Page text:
BOSTON ‑ Amid all of the excitement that comes with the biopharma industry’s largest annual gathering in Boston this week, I’m worried about the future. The U.S. has lost too much ground ‑ due to the obvious partisan gridlock in Washington, regulatory disincentives and the scarcity of funding ‑ so much that its powerful lead in developing biotech drugs will never recover.
What worries me most is the passive acceptance of it all. A few examples to illustrate from BIO 2012:
- During Tuesday’s keynote luncheon, when two former U.S. treasury secretaries droned on about the dangers of our teetering world economy, BIO’s President and CEO, Jim Greenwood said lawmakers are bound for another “mother of all lame ducks” session, and that they will just kick the problem cans down the road beyond the next presidential election. So, we should just accept that more growth time will be wasted as politicians fight for power and bicker ad nauseam? Private business wouldn’t have the luxury of government. Do, or die.
- I was also pretty shocked during that keynote to turn around and see that more than two thirds of the luncheon’s 2,300 attendees has slipped out before the speakers finished. It always happens near the end of talks, but the en masse exit was embarrassing. Are people just numb to economic woes? Bored? One guy near me threw his head back for a nap and snored freely until nudged.
- On Wednesday morning BIO released a survey of Americans and biotech execs about the state of biotech with some unsurprising answers: Everyone remains optimistic about the future of the science, but dismal about regulatory burdens and a weakened economy. Most interesting was that more than half of the execs said they’ve been approached by foreign governments or foreign business development organizations to move operations and jobs overseas. Who can afford to ignore the offer of desperately needed funding support?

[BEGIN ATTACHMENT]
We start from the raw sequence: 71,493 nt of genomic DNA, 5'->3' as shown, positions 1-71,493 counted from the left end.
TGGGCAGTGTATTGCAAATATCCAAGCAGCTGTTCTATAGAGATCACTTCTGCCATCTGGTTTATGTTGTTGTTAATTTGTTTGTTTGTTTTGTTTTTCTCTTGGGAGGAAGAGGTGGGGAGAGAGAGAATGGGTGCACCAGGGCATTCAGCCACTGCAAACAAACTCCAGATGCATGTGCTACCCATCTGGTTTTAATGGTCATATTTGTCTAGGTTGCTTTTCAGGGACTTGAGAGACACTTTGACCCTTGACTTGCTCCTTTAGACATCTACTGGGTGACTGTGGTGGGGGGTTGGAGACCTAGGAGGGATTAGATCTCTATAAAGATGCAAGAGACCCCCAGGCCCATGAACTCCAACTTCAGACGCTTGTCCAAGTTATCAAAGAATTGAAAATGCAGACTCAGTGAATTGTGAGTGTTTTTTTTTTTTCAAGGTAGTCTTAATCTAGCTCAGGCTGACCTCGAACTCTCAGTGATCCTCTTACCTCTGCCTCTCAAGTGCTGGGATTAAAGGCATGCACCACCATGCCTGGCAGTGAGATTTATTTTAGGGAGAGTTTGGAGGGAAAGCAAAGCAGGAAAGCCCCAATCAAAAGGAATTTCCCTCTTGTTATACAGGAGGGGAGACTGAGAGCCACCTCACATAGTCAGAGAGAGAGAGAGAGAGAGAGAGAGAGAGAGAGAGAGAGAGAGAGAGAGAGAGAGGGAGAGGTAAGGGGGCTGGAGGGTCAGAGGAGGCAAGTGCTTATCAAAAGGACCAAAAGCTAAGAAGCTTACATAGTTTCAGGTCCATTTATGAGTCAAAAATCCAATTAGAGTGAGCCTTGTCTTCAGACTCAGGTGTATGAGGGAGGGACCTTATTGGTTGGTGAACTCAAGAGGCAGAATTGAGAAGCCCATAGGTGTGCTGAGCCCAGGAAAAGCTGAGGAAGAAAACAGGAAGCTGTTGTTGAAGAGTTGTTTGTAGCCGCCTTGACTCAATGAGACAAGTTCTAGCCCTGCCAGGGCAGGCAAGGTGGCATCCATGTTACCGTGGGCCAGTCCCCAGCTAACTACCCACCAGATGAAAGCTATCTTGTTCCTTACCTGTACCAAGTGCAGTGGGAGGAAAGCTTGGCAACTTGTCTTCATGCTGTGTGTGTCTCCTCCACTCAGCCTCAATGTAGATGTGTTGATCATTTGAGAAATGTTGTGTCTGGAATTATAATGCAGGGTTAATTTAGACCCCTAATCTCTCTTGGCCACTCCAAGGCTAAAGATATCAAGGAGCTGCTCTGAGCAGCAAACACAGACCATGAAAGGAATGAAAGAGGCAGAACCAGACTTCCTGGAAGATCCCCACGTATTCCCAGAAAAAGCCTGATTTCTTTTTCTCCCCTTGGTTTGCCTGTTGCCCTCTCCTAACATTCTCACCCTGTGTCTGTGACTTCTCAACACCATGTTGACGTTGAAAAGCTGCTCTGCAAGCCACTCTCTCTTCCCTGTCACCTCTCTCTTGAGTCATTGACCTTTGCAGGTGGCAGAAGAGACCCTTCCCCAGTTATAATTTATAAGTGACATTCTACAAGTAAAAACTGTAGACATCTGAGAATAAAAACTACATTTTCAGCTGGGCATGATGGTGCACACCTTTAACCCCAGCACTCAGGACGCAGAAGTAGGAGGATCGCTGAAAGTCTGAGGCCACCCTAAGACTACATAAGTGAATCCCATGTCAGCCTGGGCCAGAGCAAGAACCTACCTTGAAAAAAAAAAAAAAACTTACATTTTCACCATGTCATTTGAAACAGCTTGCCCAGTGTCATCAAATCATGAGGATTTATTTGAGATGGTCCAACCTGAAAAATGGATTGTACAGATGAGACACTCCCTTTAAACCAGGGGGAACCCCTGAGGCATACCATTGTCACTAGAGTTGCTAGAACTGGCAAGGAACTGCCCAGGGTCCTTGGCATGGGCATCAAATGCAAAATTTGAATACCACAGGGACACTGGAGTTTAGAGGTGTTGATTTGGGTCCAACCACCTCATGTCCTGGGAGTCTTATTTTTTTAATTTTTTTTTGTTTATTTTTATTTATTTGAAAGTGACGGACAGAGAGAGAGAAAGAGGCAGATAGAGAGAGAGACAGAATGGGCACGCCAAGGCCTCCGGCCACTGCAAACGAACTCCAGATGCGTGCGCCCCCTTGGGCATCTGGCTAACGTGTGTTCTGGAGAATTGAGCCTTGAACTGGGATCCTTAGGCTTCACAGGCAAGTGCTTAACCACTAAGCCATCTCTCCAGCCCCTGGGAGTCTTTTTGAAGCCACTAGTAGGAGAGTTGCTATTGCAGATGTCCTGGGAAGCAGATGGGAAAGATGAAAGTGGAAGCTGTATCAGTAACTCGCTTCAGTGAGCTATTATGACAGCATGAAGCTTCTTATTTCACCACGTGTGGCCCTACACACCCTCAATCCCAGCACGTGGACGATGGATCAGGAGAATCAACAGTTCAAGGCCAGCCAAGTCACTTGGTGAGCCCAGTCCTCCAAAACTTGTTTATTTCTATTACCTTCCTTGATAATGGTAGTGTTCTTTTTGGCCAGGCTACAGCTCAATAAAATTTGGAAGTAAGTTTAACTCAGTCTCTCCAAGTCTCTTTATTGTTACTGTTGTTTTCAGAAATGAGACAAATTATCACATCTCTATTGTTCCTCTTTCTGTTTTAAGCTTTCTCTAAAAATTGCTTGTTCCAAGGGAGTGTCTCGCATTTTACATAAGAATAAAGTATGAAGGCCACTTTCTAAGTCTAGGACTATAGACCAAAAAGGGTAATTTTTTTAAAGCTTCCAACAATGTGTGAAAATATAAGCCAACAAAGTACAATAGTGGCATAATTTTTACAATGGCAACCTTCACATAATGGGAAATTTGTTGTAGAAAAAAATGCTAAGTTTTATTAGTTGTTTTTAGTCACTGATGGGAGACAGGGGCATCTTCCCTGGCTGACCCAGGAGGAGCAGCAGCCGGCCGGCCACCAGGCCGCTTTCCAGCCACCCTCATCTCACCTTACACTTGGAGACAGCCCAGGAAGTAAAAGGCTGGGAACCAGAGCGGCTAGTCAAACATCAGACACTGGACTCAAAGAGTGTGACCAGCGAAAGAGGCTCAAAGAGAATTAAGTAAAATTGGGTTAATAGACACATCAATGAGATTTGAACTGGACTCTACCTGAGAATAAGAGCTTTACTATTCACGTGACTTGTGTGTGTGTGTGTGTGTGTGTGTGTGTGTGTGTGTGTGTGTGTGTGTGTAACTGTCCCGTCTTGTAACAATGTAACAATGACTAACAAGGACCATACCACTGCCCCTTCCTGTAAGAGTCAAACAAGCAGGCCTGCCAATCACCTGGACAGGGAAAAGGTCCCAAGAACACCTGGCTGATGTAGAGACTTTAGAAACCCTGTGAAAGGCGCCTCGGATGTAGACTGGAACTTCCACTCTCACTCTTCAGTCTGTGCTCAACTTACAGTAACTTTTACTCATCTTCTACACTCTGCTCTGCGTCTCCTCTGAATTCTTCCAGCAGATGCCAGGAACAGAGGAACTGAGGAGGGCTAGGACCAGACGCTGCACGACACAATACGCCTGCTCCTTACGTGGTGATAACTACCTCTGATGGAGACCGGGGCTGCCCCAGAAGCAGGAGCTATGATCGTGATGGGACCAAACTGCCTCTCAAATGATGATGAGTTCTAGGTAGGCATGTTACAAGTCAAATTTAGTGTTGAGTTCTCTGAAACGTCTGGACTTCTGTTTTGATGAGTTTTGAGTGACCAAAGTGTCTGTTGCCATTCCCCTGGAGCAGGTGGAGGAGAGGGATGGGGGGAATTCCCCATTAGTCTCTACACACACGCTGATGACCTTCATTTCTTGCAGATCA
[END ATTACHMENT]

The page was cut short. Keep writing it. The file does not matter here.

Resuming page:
- As Greenwood said, we’re at an obvious critical crossroad. We risk losing America’s leadership in biotech innovation. And it’s happening right now.
- Looking back to a 2007 BIO survey, almost two-thirds of industry execs said regulatory burdens were their biggest worry. In 2012, it was virtually the same (55 percent in 2007, compared to 62 percent in 2012). No progress. Nada. In 2007, 9 percent said taxes were a top challenge for the next decade. This year 27 percent rank it as a critical issue.
- Sen. John Kerry (D-Mass.) was a no-show as Wednesday’s keynote luncheon speaker. Greenwood said he had more important obligations in DC. I’m glad he’s staying on the job, but I hope he’s using some of that time to do something for biotech.
I’m not trying to be a buzzkiller at biotech’s biggest party. And I don’t have the answers to the governmental gridlock that’s stifling industry growth and encouraging moves to other countries. Instead, I’m patriotically appealing to all of the 17,000+ attendees to use the power of the democratic process to lean on our lawmakers and not acquiesce to what currently seems like America’s inevitable stumble as the leader in biotech drug development. Naïve? Maybe. Ever hopeful? Absolutely.